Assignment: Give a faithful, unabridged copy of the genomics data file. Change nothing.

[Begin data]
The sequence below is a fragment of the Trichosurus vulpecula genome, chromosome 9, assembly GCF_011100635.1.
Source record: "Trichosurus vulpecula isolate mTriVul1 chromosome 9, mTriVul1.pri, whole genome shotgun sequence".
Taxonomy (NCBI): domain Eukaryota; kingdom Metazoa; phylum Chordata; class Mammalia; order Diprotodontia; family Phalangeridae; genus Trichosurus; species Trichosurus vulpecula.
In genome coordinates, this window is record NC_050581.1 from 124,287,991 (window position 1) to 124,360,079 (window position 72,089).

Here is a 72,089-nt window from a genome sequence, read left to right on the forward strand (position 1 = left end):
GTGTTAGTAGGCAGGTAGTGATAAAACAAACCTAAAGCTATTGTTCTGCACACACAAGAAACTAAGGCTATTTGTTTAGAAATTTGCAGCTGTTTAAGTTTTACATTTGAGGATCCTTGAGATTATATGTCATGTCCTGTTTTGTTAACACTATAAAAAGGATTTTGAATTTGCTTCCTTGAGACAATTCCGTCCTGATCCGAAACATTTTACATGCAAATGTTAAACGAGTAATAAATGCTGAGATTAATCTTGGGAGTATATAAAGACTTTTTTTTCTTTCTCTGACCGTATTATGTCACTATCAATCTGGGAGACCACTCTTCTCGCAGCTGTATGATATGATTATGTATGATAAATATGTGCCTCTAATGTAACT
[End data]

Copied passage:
The sequence below is a fragment of the Trichosurus vulpecula genome, chromosome 9, assembly GCF_011100635.1.
Source record: "Trichosurus vulpecula isolate mTriVul1 chromosome 9, mTriVul1.pri, whole genome shotgun sequence".
Taxonomy (NCBI): domain Eukaryota; kingdom Metazoa; phylum Chordata; class Mammalia; order Diprotodontia; family Phalangeridae; genus Trichosurus; species Trichosurus vulpecula.
In genome coordinates, this window is record NC_050581.1 from 124,287,991 (window position 1) to 124,360,079 (window position 72,089).

Here is a 72,089-nt window from a genome sequence, read left to right on the forward strand (position 1 = left end):
GTGTTAGTAGGCAGGTAGTGATAAAACAAACCTAAAGCTATTGTTCTGCACACACAAGAAACTAAGGCTATTTGTTTAGAAATTTGCAGCTGTTTAAGTTTTACATTTGAGGATCCTTGAGATTATATGTCATGTCCTGTTTTGTTAACACTATAAAAAGGATTTTGAATTTGCTTCCTTGAGACAATTCCGTCCTGATCCGAAACATTTTACATGCAAATGTTAAACGAGTAATAAATGCTGAGATTAATCTTGGGAGTATATAAAGACTTTTTTTTCTTTCTCTGACCGTATTATGTCACTATCAATCTGGGAGACCACTCTTCTCGCAGCTGTATGATATGATTATGTATGATAAATATGTGCCTCTAATGTAACT